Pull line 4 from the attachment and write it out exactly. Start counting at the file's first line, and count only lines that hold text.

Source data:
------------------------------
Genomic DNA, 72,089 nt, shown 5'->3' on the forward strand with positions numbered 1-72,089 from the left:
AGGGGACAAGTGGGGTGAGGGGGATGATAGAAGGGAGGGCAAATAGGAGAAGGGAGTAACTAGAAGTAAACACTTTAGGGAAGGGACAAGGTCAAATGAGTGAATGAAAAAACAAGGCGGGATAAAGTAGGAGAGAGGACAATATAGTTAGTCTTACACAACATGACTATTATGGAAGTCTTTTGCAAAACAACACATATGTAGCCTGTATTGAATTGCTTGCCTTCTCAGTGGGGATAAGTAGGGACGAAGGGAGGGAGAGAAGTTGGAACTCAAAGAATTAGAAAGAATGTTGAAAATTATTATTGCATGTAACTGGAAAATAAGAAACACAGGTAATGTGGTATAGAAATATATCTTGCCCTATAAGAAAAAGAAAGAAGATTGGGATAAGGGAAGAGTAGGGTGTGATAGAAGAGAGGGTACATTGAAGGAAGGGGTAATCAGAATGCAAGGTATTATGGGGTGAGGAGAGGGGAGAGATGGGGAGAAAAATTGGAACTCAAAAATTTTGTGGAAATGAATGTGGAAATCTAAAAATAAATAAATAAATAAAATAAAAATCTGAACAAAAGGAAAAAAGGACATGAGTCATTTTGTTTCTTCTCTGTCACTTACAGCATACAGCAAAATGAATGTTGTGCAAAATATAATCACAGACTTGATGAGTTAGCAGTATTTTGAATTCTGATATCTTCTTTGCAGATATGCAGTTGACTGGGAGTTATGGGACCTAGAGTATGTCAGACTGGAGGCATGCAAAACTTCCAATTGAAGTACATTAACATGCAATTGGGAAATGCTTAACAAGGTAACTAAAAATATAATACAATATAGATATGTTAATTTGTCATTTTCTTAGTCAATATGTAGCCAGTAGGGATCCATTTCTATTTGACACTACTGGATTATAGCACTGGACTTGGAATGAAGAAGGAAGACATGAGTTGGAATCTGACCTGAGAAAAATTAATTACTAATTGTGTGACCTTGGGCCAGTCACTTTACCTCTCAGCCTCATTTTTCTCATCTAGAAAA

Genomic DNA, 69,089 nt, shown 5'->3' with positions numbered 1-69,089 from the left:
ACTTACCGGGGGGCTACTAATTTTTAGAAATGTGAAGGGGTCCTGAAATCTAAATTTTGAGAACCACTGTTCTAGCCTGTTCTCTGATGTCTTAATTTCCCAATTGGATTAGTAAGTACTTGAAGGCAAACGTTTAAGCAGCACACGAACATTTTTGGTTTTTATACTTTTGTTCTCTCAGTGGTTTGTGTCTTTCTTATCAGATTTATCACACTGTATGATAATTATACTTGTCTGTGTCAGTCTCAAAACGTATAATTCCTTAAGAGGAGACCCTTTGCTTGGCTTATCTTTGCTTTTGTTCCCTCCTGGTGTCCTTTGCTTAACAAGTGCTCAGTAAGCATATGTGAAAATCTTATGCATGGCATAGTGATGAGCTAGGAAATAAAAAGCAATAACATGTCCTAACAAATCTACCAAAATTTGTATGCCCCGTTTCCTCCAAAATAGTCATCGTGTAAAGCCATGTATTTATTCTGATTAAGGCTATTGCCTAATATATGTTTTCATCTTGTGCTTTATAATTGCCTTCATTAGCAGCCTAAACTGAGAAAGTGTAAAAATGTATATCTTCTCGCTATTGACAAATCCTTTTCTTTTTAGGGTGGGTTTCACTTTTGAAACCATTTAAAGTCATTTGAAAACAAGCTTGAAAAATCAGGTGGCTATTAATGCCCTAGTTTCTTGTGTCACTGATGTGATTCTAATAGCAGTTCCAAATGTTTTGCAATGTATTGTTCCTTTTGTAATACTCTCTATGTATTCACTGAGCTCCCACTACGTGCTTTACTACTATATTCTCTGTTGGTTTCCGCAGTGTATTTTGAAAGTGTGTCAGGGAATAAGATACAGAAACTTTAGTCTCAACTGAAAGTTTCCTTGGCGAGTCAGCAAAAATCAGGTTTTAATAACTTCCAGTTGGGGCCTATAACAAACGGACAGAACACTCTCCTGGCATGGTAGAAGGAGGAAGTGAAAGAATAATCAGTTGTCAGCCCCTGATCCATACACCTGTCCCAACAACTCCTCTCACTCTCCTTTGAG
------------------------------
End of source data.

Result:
ACTTACCGGGGGGCTACTAATTTTTAGAAATGTGAAGGGGTCCTGAAATCTAAATTTTGAGAACCACTGTTCTAGCCTGTTCTCTGATGTCTTAATTTCCCAATTGGATTAGTAAGTACTTGAAGGCAAACGTTTAAGCAGCACACGAACATTTTTGGTTTTTATACTTTTGTTCTCTCAGTGGTTTGTGTCTTTCTTATCAGATTTATCACACTGTATGATAATTATACTTGTCTGTGTCAGTCTCAAAACGTATAATTCCTTAAGAGGAGACCCTTTGCTTGGCTTATCTTTGCTTTTGTTCCCTCCTGGTGTCCTTTGCTTAACAAGTGCTCAGTAAGCATATGTGAAAATCTTATGCATGGCATAGTGATGAGCTAGGAAATAAAAAGCAATAACATGTCCTAACAAATCTACCAAAATTTGTATGCCCCGTTTCCTCCAAAATAGTCATCGTGTAAAGCCATGTATTTATTCTGATTAAGGCTATTGCCTAATATATGTTTTCATCTTGTGCTTTATAATTGCCTTCATTAGCAGCCTAAACTGAGAAAGTGTAAAAATGTATATCTTCTCGCTATTGACAAATCCTTTTCTTTTTAGGGTGGGTTTCACTTTTGAAACCATTTAAAGTCATTTGAAAACAAGCTTGAAAAATCAGGTGGCTATTAATGCCCTAGTTTCTTGTGTCACTGATGTGATTCTAATAGCAGTTCCAAATGTTTTGCAATGTATTGTTCCTTTTGTAATACTCTCTATGTATTCACTGAGCTCCCACTACGTGCTTTACTACTATATTCTCTGTTGGTTTCCGCAGTGTATTTTGAAAGTGTGTCAGGGAATAAGATACAGAAACTTTAGTCTCAACTGAAAGTTTCCTTGGCGAGTCAGCAAAAATCAGGTTTTAATAACTTCCAGTTGGGGCCTATAACAAACGGACAGAACACTCTCCTGGCATGGTAGAAGGAGGAAGTGAAAGAATAATCAGTTGTCAGCCCCTGATCCATACACCTGTCCCAACAACTCCTCTCACTCTCCTTTGAG